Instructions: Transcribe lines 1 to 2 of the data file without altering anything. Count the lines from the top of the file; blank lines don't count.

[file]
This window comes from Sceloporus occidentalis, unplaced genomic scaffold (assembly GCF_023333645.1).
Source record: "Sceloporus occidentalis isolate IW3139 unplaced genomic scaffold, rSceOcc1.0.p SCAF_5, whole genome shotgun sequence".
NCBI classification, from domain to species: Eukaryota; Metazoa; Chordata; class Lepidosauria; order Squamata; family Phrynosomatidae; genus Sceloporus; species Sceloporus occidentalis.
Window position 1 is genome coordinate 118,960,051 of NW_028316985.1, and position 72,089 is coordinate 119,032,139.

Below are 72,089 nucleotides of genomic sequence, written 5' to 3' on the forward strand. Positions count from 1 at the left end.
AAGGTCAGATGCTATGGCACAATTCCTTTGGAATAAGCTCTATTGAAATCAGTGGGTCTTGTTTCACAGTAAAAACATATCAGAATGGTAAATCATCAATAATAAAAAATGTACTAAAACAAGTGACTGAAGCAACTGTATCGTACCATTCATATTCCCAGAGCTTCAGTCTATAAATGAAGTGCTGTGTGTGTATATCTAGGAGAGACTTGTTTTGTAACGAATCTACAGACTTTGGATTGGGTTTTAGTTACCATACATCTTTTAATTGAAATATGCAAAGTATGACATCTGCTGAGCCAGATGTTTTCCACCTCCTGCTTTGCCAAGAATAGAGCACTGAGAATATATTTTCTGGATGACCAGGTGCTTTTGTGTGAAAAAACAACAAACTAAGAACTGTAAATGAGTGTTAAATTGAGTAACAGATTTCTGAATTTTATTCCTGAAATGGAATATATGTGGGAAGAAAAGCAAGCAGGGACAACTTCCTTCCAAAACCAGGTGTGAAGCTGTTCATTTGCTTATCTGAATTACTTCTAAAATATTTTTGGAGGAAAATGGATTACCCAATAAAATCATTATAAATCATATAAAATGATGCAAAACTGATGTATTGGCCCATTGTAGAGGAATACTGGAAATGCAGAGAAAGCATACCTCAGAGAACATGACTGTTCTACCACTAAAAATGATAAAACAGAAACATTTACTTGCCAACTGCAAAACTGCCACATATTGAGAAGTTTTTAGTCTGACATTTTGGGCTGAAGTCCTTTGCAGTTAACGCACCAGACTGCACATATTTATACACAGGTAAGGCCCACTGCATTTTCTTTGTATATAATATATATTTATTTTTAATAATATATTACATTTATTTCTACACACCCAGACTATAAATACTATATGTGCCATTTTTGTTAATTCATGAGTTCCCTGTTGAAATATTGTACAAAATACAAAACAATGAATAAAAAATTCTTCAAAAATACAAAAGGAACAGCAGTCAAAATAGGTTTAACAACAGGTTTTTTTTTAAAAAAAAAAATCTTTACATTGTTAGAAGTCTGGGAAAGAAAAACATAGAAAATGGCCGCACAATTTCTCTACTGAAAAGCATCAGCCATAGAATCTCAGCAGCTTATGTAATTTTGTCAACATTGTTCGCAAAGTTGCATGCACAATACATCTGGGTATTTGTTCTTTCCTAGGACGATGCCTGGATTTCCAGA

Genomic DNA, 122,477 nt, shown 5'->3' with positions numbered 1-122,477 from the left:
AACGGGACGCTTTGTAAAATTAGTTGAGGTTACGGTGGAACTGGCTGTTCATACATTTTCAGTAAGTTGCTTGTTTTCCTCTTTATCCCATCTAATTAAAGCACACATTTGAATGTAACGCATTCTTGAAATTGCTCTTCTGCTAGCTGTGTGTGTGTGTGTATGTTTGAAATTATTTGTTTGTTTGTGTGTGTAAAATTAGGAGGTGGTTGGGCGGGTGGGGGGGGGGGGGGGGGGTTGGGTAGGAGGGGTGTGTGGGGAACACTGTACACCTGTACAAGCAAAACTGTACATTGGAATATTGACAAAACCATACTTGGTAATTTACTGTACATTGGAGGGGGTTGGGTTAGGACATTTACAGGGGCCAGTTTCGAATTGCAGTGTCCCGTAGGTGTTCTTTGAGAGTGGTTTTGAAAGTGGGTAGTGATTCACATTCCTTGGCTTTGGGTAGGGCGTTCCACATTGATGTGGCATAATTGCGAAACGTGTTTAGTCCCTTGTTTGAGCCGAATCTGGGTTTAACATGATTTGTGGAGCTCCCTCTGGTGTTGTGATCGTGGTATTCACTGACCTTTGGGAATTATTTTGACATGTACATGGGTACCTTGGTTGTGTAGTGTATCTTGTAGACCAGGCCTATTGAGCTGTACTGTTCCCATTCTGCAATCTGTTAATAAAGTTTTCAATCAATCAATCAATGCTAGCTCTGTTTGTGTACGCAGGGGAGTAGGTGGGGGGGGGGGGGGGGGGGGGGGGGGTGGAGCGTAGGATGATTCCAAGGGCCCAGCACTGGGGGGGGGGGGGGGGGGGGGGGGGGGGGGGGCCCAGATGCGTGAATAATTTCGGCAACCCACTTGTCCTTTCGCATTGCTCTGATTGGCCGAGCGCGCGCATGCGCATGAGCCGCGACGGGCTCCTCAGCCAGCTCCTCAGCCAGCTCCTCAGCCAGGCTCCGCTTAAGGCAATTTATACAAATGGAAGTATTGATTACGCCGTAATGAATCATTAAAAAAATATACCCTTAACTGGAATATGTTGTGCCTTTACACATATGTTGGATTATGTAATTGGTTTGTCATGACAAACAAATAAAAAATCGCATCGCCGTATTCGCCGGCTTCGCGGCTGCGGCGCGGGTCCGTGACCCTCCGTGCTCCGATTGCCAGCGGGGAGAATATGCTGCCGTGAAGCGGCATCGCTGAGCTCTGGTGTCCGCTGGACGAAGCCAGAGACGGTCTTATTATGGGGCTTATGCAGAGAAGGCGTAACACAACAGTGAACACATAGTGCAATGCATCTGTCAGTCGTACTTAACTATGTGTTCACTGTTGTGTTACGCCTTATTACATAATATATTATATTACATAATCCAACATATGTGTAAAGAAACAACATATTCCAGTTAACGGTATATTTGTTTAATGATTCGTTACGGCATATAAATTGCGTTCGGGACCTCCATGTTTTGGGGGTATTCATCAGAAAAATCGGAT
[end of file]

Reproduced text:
This window comes from Sceloporus occidentalis, unplaced genomic scaffold (assembly GCF_023333645.1).
Source record: "Sceloporus occidentalis isolate IW3139 unplaced genomic scaffold, rSceOcc1.0.p SCAF_5, whole genome shotgun sequence".